Thinking about ethnomusicology options


There are a raft of good ethnomusicology programs across the US. Most will be housed as part of conservatories, schools, or departments of music. In contrast, though some such still exist, it would unusual (and very old-fashioned) for an ethnomusicology program to operate outside the rubric of a music program, and the fact that some do so is both a reflection of decades-long schisms, and also the reason why, at my own particular institution for instance, I did a (music) degree in musicology, rather than a (folklore) degree in ethnomusicology. It is not unusual for individuals to become ethno specialists only as graduate students; typically this is because many such students only really discover the existence of the field, and their own interest in pursuing it, during their undergraduate years.

Hence, many MM candidates in ethno have undergrad degrees in Music Education, Performance, or other related areas. I actually think this is not a bad thing--there are not a huge number of ethno-specific posts opening every year, and it is very good to have a complementary expertise/qualification. I also think it is a good thing, philosophically, because the absence of a solid undergraduate music education is sometimes endemic to ethnomusicologists, and it weakens their insights and their credibility, in my opinion.

Also, it is good to think about the long-term goal of achieving such a degree. Typically--or traditionally--those with ethnomusicology degrees follow one of two career paths:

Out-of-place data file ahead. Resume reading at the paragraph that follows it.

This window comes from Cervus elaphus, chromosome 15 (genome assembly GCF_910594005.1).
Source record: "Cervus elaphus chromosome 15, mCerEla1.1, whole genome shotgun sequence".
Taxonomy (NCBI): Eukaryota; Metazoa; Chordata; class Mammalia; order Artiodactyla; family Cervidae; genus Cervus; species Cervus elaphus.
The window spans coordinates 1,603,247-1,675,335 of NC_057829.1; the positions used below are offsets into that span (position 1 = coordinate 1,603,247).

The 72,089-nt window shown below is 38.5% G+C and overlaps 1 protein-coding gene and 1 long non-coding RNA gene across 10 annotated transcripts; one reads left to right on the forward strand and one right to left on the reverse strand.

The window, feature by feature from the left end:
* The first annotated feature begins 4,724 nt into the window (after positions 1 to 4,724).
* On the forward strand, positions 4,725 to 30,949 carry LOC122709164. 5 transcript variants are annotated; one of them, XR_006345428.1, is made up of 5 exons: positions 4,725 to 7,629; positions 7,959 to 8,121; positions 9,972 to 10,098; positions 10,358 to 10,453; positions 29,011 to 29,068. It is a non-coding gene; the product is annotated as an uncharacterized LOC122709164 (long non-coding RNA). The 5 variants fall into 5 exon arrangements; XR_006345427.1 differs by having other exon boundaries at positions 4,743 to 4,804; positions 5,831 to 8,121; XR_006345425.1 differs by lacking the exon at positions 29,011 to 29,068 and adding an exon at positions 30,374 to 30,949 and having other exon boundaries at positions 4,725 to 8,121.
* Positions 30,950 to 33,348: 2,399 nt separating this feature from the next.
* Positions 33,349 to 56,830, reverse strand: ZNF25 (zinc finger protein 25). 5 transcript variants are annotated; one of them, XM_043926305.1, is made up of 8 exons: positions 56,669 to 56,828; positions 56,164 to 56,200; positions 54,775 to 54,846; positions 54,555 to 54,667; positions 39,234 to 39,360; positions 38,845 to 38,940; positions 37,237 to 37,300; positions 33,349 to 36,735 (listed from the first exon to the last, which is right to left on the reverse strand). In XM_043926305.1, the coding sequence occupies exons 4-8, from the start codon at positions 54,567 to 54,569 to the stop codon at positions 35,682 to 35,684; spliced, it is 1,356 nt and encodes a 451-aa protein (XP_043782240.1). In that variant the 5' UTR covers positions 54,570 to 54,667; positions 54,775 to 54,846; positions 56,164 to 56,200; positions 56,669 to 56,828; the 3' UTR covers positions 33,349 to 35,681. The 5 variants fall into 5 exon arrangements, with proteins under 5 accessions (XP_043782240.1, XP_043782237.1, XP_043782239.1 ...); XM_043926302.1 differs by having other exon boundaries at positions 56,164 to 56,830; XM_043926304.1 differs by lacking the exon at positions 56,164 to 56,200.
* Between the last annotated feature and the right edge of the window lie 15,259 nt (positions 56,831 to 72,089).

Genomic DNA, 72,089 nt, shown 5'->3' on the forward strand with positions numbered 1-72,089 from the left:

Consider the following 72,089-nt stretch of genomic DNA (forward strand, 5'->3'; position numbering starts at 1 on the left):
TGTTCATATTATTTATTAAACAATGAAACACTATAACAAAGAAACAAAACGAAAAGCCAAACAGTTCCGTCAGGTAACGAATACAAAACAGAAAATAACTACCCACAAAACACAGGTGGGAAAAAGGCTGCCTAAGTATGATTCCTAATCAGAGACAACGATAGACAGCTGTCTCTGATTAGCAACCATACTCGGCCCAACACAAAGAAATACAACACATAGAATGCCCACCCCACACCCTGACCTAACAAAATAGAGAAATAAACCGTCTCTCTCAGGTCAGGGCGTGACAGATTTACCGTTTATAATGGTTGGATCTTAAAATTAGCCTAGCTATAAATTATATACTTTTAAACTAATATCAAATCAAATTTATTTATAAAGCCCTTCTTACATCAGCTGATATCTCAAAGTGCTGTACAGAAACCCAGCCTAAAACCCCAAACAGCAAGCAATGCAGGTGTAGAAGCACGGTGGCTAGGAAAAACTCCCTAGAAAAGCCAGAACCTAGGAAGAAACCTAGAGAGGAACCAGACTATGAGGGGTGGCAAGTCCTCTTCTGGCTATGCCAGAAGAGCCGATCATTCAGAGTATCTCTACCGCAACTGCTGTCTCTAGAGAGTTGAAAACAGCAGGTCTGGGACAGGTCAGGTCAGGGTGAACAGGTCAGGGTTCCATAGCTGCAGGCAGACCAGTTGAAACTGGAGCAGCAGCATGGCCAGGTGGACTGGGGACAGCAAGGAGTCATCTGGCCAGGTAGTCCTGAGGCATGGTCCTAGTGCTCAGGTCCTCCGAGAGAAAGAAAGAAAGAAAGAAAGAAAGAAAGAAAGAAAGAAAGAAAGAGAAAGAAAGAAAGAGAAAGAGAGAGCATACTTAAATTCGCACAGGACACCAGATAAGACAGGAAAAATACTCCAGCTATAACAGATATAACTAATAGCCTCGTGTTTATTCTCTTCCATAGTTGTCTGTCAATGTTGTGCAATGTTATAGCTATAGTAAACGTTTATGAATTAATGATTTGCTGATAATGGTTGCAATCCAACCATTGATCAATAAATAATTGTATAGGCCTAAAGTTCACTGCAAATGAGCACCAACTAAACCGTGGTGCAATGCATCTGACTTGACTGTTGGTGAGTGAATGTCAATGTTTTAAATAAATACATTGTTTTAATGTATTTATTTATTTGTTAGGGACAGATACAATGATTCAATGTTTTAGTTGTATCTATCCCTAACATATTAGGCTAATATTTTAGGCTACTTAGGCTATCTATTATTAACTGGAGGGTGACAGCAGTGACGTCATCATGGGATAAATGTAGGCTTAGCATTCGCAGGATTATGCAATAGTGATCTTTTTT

(a) Continue on to the PhD (well-named a "terminal" degree), with the goal of teaching and researching at the college level;

(b) Complete "only" the Master's, accepting that "lack" of a PhD limits one's employability at the college level, and combine that Master's expertise with complementary skills/qualifications to work in the "public" sector. Such persons are radio programmers or hosts, secondary- or private-school teachers or music specialists, arts administrators, public-education or arts presenters, and so on.

Realize also that an interest in studying and playing the music of the world's peoples can be pursued at the college level outside the strict limits of a formal MM or PhD in ethno. There are now programs across the country (which I can again describe/recommend) in which activities, or even a principal concentration, in "world" musics can be part of a more-or-less standard music degree. Again, this is something that is readily pursued at the undergraduate level, during which the candidate can decide whether s/he wants to pursue these interests within or outside the context of a formal degree.

TTU's music program now has a very innovative (and unusual, for the USA) four-year undergrad music degree that permits a concentration in any of the world's vernacular musics. In this MUBA (a Bachelor of Arts, rather than a Bachelor of Music) the Tech student is a music major, but has a huge amount of discretion in selecting/creating a combined curriculum. More info here: http://ttuvmc.org.